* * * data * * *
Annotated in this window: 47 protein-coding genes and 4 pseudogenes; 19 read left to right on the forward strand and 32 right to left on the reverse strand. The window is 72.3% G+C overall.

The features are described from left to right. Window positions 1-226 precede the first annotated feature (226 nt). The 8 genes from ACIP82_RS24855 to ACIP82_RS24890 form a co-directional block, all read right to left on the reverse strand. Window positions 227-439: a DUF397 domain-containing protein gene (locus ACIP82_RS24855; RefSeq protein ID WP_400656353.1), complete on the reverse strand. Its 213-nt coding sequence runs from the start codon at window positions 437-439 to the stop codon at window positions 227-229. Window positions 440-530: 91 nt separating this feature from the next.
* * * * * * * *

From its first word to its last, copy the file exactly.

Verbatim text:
Annotated in this window: 47 protein-coding genes and 4 pseudogenes; 19 read left to right on the forward strand and 32 right to left on the reverse strand. The window is 72.3% G+C overall.

The features are described from left to right. Window positions 1-226 precede the first annotated feature (226 nt). The 8 genes from ACIP82_RS24855 to ACIP82_RS24890 form a co-directional block, all read right to left on the reverse strand. Window positions 227-439: a DUF397 domain-containing protein gene (locus ACIP82_RS24855; RefSeq protein ID WP_400656353.1), complete on the reverse strand. Its 213-nt coding sequence runs from the start codon at window positions 437-439 to the stop codon at window positions 227-229. Window positions 440-530: 91 nt separating this feature from the next.